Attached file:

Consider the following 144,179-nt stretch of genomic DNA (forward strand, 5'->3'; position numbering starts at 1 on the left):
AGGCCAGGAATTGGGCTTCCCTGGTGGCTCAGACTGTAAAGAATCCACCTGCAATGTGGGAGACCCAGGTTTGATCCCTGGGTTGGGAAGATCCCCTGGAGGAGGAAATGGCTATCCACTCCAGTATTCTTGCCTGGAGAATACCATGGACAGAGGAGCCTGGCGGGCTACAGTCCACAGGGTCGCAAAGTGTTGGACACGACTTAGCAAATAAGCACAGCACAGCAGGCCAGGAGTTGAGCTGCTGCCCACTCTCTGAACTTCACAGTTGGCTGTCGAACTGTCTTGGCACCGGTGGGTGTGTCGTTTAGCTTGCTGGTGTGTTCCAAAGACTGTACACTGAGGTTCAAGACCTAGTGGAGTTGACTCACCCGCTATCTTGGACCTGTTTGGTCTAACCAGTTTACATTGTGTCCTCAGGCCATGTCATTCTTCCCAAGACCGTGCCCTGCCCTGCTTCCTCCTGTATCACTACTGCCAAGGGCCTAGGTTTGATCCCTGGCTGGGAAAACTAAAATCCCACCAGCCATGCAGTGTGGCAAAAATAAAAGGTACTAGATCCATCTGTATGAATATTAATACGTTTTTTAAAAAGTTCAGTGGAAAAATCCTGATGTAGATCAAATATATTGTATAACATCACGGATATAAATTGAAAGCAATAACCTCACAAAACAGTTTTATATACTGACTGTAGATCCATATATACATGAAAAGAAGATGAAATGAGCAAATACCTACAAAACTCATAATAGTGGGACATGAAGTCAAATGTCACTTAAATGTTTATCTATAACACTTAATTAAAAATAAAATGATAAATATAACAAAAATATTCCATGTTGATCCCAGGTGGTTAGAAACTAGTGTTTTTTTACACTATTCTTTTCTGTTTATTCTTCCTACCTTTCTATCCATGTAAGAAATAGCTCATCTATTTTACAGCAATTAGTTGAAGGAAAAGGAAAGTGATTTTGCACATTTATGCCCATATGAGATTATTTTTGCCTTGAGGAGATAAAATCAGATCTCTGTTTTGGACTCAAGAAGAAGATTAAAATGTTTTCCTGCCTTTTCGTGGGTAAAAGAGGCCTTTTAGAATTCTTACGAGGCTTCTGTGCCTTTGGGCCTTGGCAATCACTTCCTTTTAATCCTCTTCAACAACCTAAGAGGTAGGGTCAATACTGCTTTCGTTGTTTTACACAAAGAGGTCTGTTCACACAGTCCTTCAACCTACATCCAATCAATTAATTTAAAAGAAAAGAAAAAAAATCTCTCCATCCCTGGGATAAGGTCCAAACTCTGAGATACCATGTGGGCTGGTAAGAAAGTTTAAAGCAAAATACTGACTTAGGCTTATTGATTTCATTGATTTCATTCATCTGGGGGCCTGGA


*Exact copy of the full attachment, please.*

Consider the following 144,179-nt stretch of genomic DNA (forward strand, 5'->3'; position numbering starts at 1 on the left):
AGGCCAGGAATTGGGCTTCCCTGGTGGCTCAGACTGTAAAGAATCCACCTGCAATGTGGGAGACCCAGGTTTGATCCCTGGGTTGGGAAGATCCCCTGGAGGAGGAAATGGCTATCCACTCCAGTATTCTTGCCTGGAGAATACCATGGACAGAGGAGCCTGGCGGGCTACAGTCCACAGGGTCGCAAAGTGTTGGACACGACTTAGCAAATAAGCACAGCACAGCAGGCCAGGAGTTGAGCTGCTGCCCACTCTCTGAACTTCACAGTTGGCTGTCGAACTGTCTTGGCACCGGTGGGTGTGTCGTTTAGCTTGCTGGTGTGTTCCAAAGACTGTACACTGAGGTTCAAGACCTAGTGGAGTTGACTCACCCGCTATCTTGGACCTGTTTGGTCTAACCAGTTTACATTGTGTCCTCAGGCCATGTCATTCTTCCCAAGACCGTGCCCTGCCCTGCTTCCTCCTGTATCACTACTGCCAAGGGCCTAGGTTTGATCCCTGGCTGGGAAAACTAAAATCCCACCAGCCATGCAGTGTGGCAAAAATAAAAGGTACTAGATCCATCTGTATGAATATTAATACGTTTTTTAAAAAGTTCAGTGGAAAAATCCTGATGTAGATCAAATATATTGTATAACATCACGGATATAAATTGAAAGCAATAACCTCACAAAACAGTTTTATATACTGACTGTAGATCCATATATACATGAAAAGAAGATGAAATGAGCAAATACCTACAAAACTCATAATAGTGGGACATGAAGTCAAATGTCACTTAAATGTTTATCTATAACACTTAATTAAAAATAAAATGATAAATATAACAAAAATATTCCATGTTGATCCCAGGTGGTTAGAAACTAGTGTTTTTTTACACTATTCTTTTCTGTTTATTCTTCCTACCTTTCTATCCATGTAAGAAATAGCTCATCTATTTTACAGCAATTAGTTGAAGGAAAAGGAAAGTGATTTTGCACATTTATGCCCATATGAGATTATTTTTGCCTTGAGGAGATAAAATCAGATCTCTGTTTTGGACTCAAGAAGAAGATTAAAATGTTTTCCTGCCTTTTCGTGGGTAAAAGAGGCCTTTTAGAATTCTTACGAGGCTTCTGTGCCTTTGGGCCTTGGCAATCACTTCCTTTTAATCCTCTTCAACAACCTAAGAGGTAGGGTCAATACTGCTTTCGTTGTTTTACACAAAGAGGTCTGTTCACACAGTCCTTCAACCTACATCCAATCAATTAATTTAAAAGAAAAGAAAAAAAATCTCTCCATCCCTGGGATAAGGTCCAAACTCTGAGATACCATGTGGGCTGGTAAGAAAGTTTAAAGCAAAATACTGACTTAGGCTTATTGATTTCATTGATTTCATTCATCTGGGGGCCTGGA